Medical Treatment of PCV
Current treatment plans can be formulated based on three pieces of information: the location of the PCV complex, the baseline vision, and the response to previous therapy. Options available are photodynamic therapy (PDT), anti-VEGF therapy, combination of PDT and anti-VEGF, and laser photocoagulation.
The results of the EVEREST clinical trial highlighted a higher rate of polyp closure with PDT alone or when combined with ranibizumab. They found a greater polyp regression with PDT combined with ranibizumab (77.8%), followed by PDT alone (71.4%) and less closure with ranibizumab alone (28.6%).
The EVEREST-II and PLANET evaluated anti-VEGF and combination therapy. EVEREST II compared ranibizumab with combination of ranibizumab and PDT at baseline and PLANET, aflibercept with or without rescue PDT available after 3 months. Both studies showed a significant gain in visual acuity in the anti-VEGF monotherapy arm at 1 year. Polyp closure rates were 34.7% (EVEREST-II) and 38.9% (PLANET). The mean of injections was 7.3 for (EVEREST-II) and 8.1 (PLANET).
A recently published analysis of the Japanese cohort of EVEREST II study over 12 months confirmed the same conclusion as in the 24–month study. The best available evidence suggests that combination therapy resulted in improved vision and achieved a higher rate of complete polyp regression with a lower number of anti-VEGF injections when compared with monotherapy.
Our recommendations based on available study data to include PDT as art of treatment are based on the following:
- If subfoveal or juxtafoveal PCV and
Baseline vision worse than 20/40 PDT monotherapy or PDT plus anti-VEGF better than no PDT;
If vision 20/40 or better an intense and consistent treatment with anti-VEGF alone may be preferable because of the rare PDT complication of choroidal ischemia or subretinal hemorrhage.
2.Anti-VEGF alone can reduce serosanguinous complications in PCV.
PCV has a less reliable response to anti-VEGF therapy than exudative AMD. Aqueous humor of eyes with PCV contains high levels of VEGF when compared to controls but less than in eyes with exudative AMD. In Asia, PDT has been the first-line therapy for PCV while in the USA, anti-VEGF is often first-line treatment for serosanguinous maculopathy.
Few retrospective studies with bevacizumab showed a low rate of polyp closure (21%).
Characteristics associated with better vision outcome such as smaller lesion, absence of PED at baseline, and no CNV recurrences.
The PEARL 1 study, a prospective, open-label clinical trial of monthly intravitreal ranibizumab injections (IRI) in 13 eyes showed statistically significant improvement in visual acuity and decrease in central foveal thickness (CFT) at 1 year. This study found a decreased volume of the PCV complexes in 38%, but an increase in 31% after 1 year. When a higher dose of IRI was used (2.0 mg) in 19 eyes in the PEARL 2 study , there was a better response in polyp regression at 6 months (78.9% decreased polyps vs 21.1% stable), similar to EVEREST study results in the PDT subgroups.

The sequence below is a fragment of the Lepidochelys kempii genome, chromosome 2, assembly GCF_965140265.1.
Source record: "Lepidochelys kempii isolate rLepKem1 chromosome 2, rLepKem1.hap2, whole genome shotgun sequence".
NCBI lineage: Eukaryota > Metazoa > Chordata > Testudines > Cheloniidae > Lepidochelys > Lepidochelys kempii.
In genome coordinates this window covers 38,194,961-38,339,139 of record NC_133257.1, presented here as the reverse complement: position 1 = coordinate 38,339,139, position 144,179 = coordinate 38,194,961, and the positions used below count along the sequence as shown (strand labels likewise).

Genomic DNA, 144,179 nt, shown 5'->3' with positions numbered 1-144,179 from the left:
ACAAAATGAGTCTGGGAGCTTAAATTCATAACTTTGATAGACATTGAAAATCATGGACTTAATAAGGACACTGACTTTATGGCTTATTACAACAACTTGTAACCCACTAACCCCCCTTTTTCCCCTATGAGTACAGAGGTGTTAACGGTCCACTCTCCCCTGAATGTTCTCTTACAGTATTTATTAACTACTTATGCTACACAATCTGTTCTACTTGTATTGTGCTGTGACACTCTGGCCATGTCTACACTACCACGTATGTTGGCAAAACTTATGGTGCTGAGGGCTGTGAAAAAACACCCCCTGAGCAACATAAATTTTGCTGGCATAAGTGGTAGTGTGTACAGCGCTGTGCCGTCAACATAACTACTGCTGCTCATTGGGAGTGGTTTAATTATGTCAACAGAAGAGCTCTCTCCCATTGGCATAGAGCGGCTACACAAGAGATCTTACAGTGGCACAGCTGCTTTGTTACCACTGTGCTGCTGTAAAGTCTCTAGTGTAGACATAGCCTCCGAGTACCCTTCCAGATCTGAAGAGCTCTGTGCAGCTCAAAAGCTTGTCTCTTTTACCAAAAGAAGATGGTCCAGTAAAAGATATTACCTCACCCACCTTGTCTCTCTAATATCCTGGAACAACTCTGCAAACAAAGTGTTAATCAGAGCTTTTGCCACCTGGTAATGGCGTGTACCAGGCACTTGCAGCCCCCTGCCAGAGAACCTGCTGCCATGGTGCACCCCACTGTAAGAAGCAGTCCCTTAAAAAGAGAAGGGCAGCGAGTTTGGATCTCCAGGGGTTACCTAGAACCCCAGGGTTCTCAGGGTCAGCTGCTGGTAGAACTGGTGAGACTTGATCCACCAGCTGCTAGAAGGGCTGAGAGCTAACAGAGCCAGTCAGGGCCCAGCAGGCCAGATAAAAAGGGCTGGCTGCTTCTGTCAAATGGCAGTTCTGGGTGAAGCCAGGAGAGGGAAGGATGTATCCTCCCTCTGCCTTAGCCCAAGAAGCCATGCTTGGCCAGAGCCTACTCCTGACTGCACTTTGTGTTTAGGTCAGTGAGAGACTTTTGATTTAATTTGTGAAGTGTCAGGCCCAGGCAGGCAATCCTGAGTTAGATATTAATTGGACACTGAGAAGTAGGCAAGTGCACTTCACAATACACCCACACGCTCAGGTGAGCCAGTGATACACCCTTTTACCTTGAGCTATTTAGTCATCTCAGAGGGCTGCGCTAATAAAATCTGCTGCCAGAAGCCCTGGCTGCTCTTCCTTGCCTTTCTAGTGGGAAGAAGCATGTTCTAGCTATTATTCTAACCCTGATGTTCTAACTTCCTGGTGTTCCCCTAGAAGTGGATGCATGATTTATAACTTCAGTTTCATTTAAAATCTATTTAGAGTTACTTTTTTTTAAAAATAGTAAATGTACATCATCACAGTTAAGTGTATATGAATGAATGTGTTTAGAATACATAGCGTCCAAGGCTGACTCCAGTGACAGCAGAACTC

EVEREST II showed that combination therapy resulted in superior visual and angiographic outcomes at the same time reducing the need for repeat injections during the first year of treatment.
In the LAPTOP study, a prospective, multicenter randomized clinical trial comparing PDT with IRI showed a superior visual acuity in the IRI arm. Recently, long-term visual acuity results in 29 eyes with PCV based on the first-choice treatment, either PDT or IVR concluding that the better VA in the initial IRI group compared with the PDT group at 2 years was retained at the 5-year follow-up.
The EPIC study was a 6-month prospective open-label investigator-sponsored trial in 21 eyes that evaluated the treatment results of intravitreal aflibercept injections (IAI) for PCV with hemorrhage and exudation in eyes previously treated with ranibizumab and bevacizumab. At 6 months, vision was stable or improved in 19/21 eyes (91%). Subretinal fluid resolved in 72% of the eyes, and subretinal hemorrhage resolved in 75%. The polyps regressed in 67% of the eyes and the BNV decreased in one eye only but was stable in all other eyes. The retinal pigment epithelial detachment (PED) improved in 87% of the eyes.
The 96-week multicenter randomized clinical trial PLANET study compared IAI monotherapy with IAI with rescue PDT. They all received initially monthly IAI for 3 months. Vision and/or functional outcomes were achieved in more than 85% of participants who were treated with IAI only, and no signs of leakage from polypoidal lesions in more than 80%. The potential benefit of adding PDT could not be determined unfortunately since only fewer than 15% met the criteria of a suboptimal response to receive PDT.
Currently, there is no evidence that adding PDT to aflibercept can give any additional benefit to the patient. If aflibercept is used, fixed dosing should be planned and patient prepared.